According to a Ministry of Natural Resources and Environment report, most marine waste comes from tourist areas and includes plastic water bottles, glass bottles and foam food containers. That is followed by fishery waste such as rope and nets, along with other kinds of waste such as plastic bags, water lids and cigarettes butts. There is also waste from various activities involving individual, household or industrial actions. These wastes are released into various waterways, from canals to rivers, and end up in the oceans.
The huge volume of debris from Thailand highlights the poor waste management and environmental protection measures now in place.
Inefficient waste management is the result of a series of causes acting together. Some say the biggest problem is people’s lack of awareness, resulting in 1.1 kilograms of waste being generated every day by each person in Thailand as they choose single-use plastics instead of bringing their own containers. Most plastic containers are made of non-degradable plastic which takes more than 450 years to break down. Some Thai people don’t see any personal benefit in household waste management and recycling, which is reflected in the lack of sorting of waste before it is put out. The majority of people still consider littering as the easiest way to get rid of waste.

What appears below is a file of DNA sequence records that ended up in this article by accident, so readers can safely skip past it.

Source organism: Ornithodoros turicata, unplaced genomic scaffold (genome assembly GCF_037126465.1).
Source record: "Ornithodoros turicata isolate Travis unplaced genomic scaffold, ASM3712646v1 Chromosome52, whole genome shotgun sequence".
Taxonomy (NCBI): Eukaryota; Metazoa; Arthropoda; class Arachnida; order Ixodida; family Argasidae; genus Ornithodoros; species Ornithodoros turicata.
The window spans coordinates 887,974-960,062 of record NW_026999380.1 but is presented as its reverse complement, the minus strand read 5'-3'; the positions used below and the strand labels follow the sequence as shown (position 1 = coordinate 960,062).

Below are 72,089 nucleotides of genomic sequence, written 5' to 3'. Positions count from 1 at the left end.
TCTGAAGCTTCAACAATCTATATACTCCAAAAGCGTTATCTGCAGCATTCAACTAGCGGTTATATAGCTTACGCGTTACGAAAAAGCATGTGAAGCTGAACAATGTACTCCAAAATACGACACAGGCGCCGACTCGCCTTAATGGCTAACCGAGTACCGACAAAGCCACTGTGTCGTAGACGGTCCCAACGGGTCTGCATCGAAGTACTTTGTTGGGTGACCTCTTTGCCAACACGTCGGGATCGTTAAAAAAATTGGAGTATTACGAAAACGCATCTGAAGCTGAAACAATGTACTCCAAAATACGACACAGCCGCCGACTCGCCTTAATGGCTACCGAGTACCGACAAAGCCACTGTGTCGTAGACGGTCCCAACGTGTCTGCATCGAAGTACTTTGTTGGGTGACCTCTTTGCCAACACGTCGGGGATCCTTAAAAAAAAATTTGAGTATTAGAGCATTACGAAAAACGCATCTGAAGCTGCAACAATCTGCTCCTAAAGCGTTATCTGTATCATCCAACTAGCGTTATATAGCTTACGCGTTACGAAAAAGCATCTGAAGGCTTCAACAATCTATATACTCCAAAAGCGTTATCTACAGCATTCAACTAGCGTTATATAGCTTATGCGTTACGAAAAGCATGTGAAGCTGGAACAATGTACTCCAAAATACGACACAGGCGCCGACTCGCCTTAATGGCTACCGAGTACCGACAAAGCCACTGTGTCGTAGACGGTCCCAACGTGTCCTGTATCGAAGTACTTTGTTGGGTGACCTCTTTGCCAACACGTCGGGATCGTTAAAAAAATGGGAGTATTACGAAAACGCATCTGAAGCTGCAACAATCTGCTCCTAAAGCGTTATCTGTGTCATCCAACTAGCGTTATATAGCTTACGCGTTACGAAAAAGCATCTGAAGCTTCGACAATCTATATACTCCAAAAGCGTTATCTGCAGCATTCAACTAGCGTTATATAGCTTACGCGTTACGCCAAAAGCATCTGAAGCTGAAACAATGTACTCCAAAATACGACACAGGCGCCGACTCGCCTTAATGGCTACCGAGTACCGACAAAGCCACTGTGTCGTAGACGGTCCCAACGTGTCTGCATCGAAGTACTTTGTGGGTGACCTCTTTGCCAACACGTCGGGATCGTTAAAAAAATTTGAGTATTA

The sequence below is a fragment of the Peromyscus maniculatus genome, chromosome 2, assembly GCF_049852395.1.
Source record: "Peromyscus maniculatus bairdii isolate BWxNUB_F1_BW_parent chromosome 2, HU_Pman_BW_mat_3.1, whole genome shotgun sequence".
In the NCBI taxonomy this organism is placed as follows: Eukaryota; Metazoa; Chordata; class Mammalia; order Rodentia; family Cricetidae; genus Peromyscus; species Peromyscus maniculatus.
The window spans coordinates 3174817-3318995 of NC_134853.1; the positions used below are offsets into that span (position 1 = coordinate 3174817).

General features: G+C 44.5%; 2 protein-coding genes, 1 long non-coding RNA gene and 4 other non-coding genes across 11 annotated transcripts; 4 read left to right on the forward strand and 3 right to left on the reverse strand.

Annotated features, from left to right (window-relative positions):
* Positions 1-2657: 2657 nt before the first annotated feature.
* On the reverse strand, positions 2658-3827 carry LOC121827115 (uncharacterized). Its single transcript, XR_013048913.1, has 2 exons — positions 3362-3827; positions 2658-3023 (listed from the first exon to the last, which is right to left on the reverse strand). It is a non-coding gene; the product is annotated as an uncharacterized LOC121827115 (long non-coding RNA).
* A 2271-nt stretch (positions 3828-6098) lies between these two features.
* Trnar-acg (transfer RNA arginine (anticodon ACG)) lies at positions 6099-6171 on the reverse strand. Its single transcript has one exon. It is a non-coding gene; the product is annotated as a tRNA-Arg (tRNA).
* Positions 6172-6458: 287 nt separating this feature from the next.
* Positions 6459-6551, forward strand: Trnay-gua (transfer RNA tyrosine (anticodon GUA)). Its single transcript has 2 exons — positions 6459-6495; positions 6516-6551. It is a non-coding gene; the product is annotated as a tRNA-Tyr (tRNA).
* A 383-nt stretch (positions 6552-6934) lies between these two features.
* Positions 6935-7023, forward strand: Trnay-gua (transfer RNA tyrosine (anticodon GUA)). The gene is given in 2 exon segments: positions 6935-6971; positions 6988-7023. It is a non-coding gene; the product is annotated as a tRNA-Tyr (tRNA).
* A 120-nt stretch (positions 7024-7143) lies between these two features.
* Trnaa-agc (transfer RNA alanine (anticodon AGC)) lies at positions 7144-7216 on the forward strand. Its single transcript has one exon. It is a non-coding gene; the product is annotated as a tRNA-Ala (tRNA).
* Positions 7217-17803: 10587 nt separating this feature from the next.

Moreover, the government’s lack of legal measures to reduce the amount of waste produced, such as prohibiting the use of plastic bags or putting a plastics tax on the manufacture and import of plastic packaging.
Achieving a sustainable solution requires the cooperation of many parties. The solution includes a systems approach in order to change attitudes and behaviours at the individual level, such as improving sorting of household waste and using reusable containers to avoid throwing away plastic. Increasing the public’s awareness of the need to reduce and avoid using plastic is an approach to problem-solving that digs to the root of the problem.